SVG to VML
From my extensive research (this wikipedia post) the SVG specification is, in part, based off the VML spec. When comparing the two formats, there are a lot of similarities so I’ve written up this brief guide to help you manually convert SVG to VML.
This is not a quick or easy process but could be good if you wanted to convert your brand logo to VML so it will always show in MSO Outlook even with images turned off. Someone more skilled than me could probably build a tool to convert SVG to VML automatically. If you know of such a tool or are planning to build one I’m love to know about it.
If you’re interested in SVG I also have a post about using SVG in email.
This article covers:
- Wrapper - Creating a wrapper
- Line - Drawing a line
- Square - Drawing a square
- Circle - Drawing a circle
- Custom shape - Drawing a custom shape
- Colour - Adding colour to the shapes
- Stroke - Adding a stroke to the shapes
- Accessibility - Accessibility considerations
Both formats can have an outer wrapper, however the VML wrapper is optional. If you’re only inserting a single VML element you can do it without a wrapper.
This specifies the xml namespace for a document. This is optional in both cases but for VML if it’s not on the shape, then it must be added to the HTML tag
Because these are vector images, they can be scaled to any size, so we need to define the dimensions of the space we’re working in. I like to think of it like the artboard size or canvas size that you would use in design software. So if we place something 10 from the top and 10 from the left, it’ll be relevant to the sizes we define here.
SVG viewBox: The SVG
viewbox has 4 values min-x, min-y, width and height, for now we’ll ignore the first 2 and assume they are both set to
VML coordsize: VML
coordsize only has 2 values width and height, so these should match the last 2 values of the
I need to read more into it but it looks like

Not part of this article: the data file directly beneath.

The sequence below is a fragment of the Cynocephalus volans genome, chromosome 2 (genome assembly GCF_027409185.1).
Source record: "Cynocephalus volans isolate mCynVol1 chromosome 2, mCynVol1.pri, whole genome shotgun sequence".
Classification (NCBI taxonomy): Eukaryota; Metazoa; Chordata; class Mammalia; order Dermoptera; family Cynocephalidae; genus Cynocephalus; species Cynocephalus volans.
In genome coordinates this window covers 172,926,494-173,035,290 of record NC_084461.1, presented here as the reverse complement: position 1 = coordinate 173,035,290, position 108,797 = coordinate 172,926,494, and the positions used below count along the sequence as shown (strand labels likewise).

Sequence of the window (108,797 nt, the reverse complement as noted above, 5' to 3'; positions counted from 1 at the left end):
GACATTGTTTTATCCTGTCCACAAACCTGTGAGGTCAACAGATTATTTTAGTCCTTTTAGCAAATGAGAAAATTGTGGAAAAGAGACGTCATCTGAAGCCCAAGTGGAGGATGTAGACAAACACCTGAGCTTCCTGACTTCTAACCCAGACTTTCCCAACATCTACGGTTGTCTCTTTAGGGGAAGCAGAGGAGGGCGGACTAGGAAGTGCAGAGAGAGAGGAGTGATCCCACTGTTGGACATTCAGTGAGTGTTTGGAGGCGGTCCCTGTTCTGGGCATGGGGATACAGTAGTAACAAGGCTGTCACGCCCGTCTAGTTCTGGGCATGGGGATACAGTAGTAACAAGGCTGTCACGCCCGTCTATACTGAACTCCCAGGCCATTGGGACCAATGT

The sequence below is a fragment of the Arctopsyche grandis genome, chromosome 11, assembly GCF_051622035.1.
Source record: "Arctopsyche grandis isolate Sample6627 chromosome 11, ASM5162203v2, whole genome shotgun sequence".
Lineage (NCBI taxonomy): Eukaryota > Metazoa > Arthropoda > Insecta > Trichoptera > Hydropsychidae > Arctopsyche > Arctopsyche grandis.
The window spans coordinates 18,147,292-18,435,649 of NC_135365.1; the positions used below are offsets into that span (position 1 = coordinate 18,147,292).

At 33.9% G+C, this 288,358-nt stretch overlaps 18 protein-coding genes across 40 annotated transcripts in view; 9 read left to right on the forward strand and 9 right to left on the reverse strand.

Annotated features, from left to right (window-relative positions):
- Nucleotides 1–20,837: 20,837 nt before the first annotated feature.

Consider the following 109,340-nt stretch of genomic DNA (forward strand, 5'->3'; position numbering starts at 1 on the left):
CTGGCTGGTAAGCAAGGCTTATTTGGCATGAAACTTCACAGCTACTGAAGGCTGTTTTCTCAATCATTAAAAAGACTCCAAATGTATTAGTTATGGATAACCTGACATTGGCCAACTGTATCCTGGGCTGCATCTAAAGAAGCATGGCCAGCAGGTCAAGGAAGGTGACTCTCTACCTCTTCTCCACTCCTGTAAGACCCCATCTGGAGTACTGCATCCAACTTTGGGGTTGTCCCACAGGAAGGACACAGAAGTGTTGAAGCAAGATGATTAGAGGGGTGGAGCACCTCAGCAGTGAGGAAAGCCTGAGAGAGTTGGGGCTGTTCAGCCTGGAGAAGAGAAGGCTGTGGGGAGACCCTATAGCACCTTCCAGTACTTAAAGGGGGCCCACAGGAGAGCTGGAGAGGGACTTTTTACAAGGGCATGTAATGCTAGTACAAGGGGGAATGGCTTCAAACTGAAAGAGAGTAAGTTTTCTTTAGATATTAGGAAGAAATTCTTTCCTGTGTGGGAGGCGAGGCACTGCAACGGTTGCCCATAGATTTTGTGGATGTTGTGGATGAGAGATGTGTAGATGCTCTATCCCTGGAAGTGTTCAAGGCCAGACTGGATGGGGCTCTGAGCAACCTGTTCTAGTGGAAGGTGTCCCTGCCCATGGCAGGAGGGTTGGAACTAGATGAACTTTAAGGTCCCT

coordorigin may be comparable to the first 2 values for
We can set the actual size of our image with
height in the
style attribute. This works the same in both formats
SVG has a couple of options for alt text, we can use
<title>alt text</title> inside the
<svg> wrapper. Or we can use
role="img" to define this as an image and
aria-label="alt text" for the alt text.
VML will converted to an
<img> when it’s displayed in Outlook, so we can simply add
alt="alt text" to the wrapper.
The line size and colour are done as a stroke in both SVG and VML. SVG uses
stroke-width VML uses
strokeweight, with VML we need to specify a unit on the
strokeweight so I’ve added
pt however this is not a relative unit so may need adjusting if the shape size is changed.
The colour of the line is set as
stroke in SVG, with VML it’s expanded a little to
SVG starts the line with
y1 to define the start point from the left and top and ends the line with
y2 to define the end point from the left and top.
VML combines the X and Y coordinates, so we set 2 values in
from (X then Y) and 2 values in
to (X then Y).
Can be done with
width attributes or in a
style attribute. Either way it’s a direct conversion from SVG to VML.
SVG uses the
y attributes to position the square from the left and top. For VML we can do this in a style attribute by setting
position: absolute then converting
Square rounded corners
For SVG rounded corners are added with
ry attributes. These can either be numbers or percentage.
For VML we need to change the elements from
<v:roundrect> then add an
arcsize attribute. The value can be a fraction or a percentage e.g
SVG has 2 options
<circle /> or
<ellipse /> element to draw a circle. For VML we just have
SVG has special attributes for setting the size but in VML we set the
<circle /> just sets one value
<ellipse /> has 2
These values all set the size of the radius (measured from the centre point to the edge). For VML we set the full height and width. So we need to multiple it by 2.